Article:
Aerodyne said Vector is expected to be airborne for 15 to 20 minutes during the maiden flight
Pic By BLOOMBERG
MALAYSIA’S first flying vehicle take-off, scheduled for tomorrow, will be a closed-door affair involving only guests invited by the company developing the technology, said Entrepreneur Development Minister Datuk Seri Mohd Redzuan Md Yusof.
The minister on Monday had invited MPs to witness the maiden flight of the two-passenger air mobility vehicle or “flying car”.
When asked on details of the event at the Parliament lobby yesterday, Mohd Redzuan said the demonstration will not be held publicly.
“This is an initiative by young people to create an industry for others to follow. I don’t think I can disclose where it will be. It is a closed invitation on a private initiative by the company.
“They are looking to alleviate themselves to another level, to get capital, so I cannot get public perception to compromise their standing because they are en route towards success, so to speak,” he told reporters yesterday.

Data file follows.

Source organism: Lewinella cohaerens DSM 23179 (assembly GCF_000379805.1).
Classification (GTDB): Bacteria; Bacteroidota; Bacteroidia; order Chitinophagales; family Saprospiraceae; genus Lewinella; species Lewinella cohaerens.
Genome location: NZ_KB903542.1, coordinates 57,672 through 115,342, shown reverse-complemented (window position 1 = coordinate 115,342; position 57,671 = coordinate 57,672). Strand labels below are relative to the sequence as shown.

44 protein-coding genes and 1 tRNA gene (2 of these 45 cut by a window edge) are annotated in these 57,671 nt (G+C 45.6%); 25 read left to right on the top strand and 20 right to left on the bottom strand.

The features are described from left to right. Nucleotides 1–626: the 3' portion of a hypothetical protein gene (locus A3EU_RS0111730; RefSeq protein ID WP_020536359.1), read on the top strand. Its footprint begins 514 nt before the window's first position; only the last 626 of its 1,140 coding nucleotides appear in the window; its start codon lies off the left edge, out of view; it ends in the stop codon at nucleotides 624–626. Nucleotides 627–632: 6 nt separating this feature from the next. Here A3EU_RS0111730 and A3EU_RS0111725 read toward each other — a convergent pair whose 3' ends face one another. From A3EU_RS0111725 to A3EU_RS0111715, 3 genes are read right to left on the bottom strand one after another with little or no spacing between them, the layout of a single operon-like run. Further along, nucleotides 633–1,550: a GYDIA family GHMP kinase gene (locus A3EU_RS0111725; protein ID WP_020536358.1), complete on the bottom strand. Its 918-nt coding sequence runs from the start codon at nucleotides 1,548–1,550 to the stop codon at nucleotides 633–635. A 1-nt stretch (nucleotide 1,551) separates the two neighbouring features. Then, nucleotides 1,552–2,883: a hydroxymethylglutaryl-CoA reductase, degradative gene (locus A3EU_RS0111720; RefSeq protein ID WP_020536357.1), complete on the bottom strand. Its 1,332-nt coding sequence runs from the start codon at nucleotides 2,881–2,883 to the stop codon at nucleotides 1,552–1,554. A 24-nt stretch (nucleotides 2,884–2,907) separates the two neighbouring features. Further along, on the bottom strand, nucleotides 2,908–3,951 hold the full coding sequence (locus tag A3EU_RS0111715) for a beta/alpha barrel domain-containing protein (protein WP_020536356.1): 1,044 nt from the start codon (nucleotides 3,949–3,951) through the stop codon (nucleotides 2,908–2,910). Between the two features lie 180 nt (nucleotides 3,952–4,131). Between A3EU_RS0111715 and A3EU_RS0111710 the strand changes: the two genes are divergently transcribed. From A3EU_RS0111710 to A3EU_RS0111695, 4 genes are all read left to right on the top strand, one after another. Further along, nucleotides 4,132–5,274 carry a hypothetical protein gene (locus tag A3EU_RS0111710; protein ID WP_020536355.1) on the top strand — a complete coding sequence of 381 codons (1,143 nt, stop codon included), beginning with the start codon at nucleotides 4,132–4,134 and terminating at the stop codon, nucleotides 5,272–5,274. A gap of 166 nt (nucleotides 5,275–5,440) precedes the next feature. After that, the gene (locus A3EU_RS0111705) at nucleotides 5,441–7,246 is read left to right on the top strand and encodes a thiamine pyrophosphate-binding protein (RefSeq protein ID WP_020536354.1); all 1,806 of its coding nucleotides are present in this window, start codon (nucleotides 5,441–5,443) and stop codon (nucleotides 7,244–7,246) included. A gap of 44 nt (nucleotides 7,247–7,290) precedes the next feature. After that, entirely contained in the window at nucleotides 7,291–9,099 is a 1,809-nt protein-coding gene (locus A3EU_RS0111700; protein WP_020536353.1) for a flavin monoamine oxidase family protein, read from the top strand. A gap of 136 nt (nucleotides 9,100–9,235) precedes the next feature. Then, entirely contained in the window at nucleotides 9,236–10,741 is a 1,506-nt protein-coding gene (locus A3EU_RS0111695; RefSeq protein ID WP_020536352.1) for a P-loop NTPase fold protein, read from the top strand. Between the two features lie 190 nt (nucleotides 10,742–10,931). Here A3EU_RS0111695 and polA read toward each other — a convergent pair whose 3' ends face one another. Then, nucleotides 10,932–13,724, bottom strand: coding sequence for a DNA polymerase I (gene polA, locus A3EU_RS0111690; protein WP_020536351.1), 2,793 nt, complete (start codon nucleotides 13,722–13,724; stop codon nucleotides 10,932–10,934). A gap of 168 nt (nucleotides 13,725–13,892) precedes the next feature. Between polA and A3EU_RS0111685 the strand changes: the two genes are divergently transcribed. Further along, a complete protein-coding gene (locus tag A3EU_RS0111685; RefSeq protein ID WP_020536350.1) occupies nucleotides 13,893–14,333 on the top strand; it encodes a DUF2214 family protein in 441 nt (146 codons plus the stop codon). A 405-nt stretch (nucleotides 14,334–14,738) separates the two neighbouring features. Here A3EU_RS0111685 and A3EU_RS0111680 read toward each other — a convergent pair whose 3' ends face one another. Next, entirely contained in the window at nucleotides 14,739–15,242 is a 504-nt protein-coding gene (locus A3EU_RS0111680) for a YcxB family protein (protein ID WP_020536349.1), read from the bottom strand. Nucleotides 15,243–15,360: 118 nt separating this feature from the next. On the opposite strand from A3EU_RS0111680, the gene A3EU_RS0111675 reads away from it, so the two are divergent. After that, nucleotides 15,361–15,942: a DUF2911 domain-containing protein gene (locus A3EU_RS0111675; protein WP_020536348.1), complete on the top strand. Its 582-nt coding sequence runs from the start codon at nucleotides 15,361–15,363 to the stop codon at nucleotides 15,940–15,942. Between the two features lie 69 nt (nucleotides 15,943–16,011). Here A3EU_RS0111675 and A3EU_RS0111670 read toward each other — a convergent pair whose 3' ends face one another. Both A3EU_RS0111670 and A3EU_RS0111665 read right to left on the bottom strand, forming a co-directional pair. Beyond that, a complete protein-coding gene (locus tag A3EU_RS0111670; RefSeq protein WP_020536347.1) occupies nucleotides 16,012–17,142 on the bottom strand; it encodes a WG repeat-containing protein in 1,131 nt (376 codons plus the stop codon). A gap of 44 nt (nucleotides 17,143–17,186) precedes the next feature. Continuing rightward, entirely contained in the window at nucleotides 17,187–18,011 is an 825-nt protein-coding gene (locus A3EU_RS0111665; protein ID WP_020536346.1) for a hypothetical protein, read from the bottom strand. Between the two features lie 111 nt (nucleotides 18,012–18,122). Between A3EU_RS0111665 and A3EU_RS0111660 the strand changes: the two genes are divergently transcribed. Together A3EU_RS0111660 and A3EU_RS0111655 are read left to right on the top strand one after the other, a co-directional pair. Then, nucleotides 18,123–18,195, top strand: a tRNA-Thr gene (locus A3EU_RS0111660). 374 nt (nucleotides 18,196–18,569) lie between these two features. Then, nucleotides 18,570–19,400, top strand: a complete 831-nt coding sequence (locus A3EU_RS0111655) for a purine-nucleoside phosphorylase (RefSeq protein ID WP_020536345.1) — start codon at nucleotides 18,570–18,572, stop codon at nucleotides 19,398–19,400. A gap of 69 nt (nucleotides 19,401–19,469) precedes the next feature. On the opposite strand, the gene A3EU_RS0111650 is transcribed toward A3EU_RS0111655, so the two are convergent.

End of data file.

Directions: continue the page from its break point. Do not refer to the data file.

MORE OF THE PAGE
The government’s plan to launch a flying car has received mixed reactions since it was first announced.
Mohd Redzuan, whose ministry also oversees the development of the third national car, had earlier revealed that a prototype vehicle is expected to be unveiled later this year.
The Malaysian Reserve (TMR) had in May this year reported that Aerodyne Geospatial Sdn Bhd — the maker of “flying vehicle” Vector which grabbed headlines at the Langkawi International Maritime and Aerospace Exhibition 2019 — is gearing up for the unit’s first public test flight in December.
In an interview with TMR, Aerodyne founder and group CEO Kamarul Muhamad said Vector — which will be the world’s first urban air mobility development with interchangeable modules — is expected to be airborne for 15 to 20 minutes during the maiden flight.
Vector is designed to travel at least 60km, just enough to cover an area the size of the Klang Valley for cargo delivery and point-to-point transportation, Kamarul said.
The prototype is currently being built at a secret location in the country at a cost of RM500,000, he added.
Mohd Redzuan has not named the parties involved in developing the flying vehicles, but said there are two such projects.
He hopes the government’s support for the emerging technology will see Malaysia becoming a hub to manufacture or assemble flying vehicles in the future.
“As stated in a Morgan Stanley report, there is no growth in aviation. So, this is what we are doing to help them (private sector) grow. As I’ve said, Malaysians are hesitant followers.
“If there is no support, we will have to wait for another 10 years as said in the report. By then, we will become followers and agents to the technology instead of prime movers,” he said.